Google looks to Detroit to help build its autonomous vehicles

There’s been a lot of speculation as to whether [company]Google[/company] really wants to be an automaker, but today in an interview with Reuters, Google’s self-driving car project chief Chris Urmson said the company is open to the idea of working with traditional automakers to build its autonomous vehicle technology into cars.

“We’d be remiss not to talk to … the biggest auto manufacturers. They’ve got a lot to offer,” Urmson said in the interview. “For us to jump in and say that we can do this better, that’s arrogant.”

Urmson confirmed Google is in talks with some of the world’s biggest automakers including [company]GM[/company], [company]Ford[/company], [company]Toyota[/company], [company]Daimler[/company] and [company]Volkswagen[/company]. But he didn’t say one way or another if Google will wind up supplying core autonomous driving technology to auto industry or a specific automaker or if it will manufacture the vehicle themselves.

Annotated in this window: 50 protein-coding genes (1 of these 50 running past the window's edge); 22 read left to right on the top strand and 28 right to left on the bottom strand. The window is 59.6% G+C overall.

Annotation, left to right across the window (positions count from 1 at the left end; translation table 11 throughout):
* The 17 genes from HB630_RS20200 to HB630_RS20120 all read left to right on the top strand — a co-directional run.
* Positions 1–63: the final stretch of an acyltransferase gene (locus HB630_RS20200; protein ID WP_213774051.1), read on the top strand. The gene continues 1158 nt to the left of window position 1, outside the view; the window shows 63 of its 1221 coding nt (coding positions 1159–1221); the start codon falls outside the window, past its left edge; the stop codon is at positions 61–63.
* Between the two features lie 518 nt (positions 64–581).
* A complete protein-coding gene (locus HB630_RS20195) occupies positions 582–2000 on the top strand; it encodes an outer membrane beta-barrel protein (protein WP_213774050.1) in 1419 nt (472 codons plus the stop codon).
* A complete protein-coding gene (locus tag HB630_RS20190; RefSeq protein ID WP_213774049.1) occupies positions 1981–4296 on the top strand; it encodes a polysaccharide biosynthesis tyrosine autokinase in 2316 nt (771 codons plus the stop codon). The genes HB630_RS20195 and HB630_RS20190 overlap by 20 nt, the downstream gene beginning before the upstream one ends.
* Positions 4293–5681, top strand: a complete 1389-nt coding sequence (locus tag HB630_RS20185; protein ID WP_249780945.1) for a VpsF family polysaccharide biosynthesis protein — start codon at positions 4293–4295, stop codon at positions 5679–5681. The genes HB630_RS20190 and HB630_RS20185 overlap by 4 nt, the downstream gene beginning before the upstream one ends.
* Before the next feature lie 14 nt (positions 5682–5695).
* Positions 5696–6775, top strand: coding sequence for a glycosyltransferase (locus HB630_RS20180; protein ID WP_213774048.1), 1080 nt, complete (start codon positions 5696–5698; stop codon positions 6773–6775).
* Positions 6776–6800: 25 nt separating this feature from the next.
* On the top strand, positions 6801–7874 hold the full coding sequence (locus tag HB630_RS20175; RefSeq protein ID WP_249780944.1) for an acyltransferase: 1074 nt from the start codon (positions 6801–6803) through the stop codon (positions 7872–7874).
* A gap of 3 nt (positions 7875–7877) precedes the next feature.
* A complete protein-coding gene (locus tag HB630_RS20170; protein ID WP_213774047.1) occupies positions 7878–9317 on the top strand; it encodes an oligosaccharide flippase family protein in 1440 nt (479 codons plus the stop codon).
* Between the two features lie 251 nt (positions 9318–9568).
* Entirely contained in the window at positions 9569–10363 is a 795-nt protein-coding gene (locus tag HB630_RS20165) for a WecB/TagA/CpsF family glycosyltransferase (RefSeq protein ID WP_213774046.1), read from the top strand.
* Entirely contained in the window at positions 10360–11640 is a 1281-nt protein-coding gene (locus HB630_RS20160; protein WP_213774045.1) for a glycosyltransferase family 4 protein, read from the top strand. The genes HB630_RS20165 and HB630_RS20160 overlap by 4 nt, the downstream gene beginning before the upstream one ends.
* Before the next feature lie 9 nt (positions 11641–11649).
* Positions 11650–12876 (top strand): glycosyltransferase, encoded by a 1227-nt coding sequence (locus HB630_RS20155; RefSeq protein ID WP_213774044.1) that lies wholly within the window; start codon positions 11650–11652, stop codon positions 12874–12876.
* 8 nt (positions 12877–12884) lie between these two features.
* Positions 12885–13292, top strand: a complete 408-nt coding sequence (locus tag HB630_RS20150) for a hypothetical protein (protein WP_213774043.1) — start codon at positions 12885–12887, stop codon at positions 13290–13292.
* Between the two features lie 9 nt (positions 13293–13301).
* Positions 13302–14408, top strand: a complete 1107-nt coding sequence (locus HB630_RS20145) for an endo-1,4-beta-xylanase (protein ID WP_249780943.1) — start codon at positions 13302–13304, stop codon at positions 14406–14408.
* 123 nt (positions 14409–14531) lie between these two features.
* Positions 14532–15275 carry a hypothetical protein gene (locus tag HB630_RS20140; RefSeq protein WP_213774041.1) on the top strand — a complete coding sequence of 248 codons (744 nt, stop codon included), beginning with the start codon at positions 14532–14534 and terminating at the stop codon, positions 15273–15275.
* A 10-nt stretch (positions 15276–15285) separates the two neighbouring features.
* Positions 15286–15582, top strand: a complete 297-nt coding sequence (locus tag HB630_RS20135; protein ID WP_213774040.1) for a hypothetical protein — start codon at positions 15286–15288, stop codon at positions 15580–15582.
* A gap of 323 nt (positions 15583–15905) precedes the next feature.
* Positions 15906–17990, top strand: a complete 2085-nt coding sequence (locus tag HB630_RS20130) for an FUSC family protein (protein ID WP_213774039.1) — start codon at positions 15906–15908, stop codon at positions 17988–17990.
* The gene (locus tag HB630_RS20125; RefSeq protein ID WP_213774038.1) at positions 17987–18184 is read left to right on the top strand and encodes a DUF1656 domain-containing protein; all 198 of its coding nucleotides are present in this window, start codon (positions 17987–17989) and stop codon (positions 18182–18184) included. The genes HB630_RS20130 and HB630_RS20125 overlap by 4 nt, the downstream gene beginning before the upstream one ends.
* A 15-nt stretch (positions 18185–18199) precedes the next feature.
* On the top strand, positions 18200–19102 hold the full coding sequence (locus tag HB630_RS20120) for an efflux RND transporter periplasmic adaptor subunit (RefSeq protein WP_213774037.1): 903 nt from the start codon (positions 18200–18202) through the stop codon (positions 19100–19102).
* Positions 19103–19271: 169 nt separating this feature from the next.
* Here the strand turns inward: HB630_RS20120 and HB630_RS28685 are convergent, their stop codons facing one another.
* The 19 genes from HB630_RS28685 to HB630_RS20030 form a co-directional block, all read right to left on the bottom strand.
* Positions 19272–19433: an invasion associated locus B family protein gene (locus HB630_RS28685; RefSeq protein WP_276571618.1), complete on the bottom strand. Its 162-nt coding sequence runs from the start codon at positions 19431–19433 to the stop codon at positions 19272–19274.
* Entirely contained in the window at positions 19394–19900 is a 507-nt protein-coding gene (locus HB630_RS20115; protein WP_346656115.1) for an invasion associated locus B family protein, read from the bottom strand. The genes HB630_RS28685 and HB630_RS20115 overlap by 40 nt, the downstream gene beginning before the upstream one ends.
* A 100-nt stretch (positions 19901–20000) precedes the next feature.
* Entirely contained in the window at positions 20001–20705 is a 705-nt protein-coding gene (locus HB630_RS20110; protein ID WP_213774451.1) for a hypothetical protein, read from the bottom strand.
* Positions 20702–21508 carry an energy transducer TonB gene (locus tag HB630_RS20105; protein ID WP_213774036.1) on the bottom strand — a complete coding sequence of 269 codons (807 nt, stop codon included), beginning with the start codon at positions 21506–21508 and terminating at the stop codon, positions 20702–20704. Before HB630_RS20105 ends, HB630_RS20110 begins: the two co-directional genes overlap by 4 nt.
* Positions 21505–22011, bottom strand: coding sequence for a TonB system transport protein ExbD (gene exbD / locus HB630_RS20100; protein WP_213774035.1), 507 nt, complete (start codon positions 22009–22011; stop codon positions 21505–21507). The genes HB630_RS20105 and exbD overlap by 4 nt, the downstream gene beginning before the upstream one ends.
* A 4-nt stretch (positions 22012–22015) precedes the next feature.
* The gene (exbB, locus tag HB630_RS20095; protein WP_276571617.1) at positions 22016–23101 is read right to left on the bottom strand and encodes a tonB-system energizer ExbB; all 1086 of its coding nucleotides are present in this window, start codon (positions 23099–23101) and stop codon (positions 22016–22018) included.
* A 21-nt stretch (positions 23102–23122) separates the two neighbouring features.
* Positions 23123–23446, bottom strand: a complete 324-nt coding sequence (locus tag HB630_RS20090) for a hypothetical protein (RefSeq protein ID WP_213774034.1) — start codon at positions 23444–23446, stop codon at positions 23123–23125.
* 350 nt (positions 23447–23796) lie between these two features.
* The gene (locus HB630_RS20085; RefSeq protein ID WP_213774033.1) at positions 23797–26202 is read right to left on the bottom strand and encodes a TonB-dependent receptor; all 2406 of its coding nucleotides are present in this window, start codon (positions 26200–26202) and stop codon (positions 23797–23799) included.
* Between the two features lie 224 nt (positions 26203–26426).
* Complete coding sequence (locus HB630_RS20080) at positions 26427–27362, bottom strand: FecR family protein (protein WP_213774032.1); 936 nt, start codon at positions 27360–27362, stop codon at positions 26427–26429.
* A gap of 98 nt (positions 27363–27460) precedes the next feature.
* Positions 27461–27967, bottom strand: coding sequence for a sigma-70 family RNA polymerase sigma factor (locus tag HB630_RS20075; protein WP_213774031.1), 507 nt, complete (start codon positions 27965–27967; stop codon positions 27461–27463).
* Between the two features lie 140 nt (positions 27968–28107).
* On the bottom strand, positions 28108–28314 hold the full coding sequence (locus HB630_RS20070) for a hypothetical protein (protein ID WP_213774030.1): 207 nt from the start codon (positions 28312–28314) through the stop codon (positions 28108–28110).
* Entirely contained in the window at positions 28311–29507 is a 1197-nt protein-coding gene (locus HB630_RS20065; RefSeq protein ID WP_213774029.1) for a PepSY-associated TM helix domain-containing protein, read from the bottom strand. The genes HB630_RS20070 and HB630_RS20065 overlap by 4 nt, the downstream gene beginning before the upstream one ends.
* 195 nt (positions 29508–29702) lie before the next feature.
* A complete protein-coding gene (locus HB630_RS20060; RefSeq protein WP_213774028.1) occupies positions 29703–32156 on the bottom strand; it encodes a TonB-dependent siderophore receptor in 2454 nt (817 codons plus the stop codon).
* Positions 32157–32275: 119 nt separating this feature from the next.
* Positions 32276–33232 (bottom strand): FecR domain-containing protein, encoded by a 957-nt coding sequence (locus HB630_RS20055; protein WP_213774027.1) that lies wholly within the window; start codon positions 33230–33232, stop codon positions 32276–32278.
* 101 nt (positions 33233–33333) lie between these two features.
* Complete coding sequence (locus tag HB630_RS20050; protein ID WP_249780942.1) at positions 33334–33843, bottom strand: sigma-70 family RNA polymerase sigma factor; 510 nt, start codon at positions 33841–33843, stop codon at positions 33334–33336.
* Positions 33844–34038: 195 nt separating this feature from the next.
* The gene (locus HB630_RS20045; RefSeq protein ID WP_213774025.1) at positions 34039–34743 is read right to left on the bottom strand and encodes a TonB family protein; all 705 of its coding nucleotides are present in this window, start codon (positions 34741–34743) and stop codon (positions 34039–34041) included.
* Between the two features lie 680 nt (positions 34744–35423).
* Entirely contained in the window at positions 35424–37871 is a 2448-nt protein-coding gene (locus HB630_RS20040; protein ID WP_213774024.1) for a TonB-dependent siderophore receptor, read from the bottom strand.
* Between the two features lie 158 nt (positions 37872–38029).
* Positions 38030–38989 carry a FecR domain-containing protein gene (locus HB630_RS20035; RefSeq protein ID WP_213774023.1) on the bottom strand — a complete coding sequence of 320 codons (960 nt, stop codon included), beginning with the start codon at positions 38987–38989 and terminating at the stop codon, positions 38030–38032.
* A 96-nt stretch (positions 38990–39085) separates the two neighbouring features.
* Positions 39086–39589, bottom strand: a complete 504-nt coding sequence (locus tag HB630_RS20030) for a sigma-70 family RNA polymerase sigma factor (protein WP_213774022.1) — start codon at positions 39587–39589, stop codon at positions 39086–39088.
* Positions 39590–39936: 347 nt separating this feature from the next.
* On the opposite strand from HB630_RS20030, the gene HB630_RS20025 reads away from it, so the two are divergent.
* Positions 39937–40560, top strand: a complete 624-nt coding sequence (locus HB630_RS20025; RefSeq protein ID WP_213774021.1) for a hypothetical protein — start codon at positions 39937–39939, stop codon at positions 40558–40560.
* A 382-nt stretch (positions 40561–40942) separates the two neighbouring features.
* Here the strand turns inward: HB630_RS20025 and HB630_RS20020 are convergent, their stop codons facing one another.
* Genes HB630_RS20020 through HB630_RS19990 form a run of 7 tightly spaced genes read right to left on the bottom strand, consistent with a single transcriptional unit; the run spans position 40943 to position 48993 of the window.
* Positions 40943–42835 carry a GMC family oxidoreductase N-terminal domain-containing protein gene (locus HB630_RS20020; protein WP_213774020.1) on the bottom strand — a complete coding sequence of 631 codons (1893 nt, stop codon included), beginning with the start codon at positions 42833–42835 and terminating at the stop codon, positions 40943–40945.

Google’s ultimate plans are still as much of mystery as they were before, but Urmson did seem to stress that Google will need outside help in getting this self-driving car project off the ground even if it winds up being the final manufacturer of the vehicle. Building a car from scratch isn’t like designing Google’s own servers or data centers. Gearboxes, engines and airbags are pretty far outside of Google’s core competency.

Urmson told Reuters that engineering and prototyping specialist Roush built Google’s fleet of driverless test vehicles. Google is also working directly with the auto parts suppliers that directly support the automakers. For instance, [company]Continental[/company] is supplying tires, electronics and other vehicle components to the project.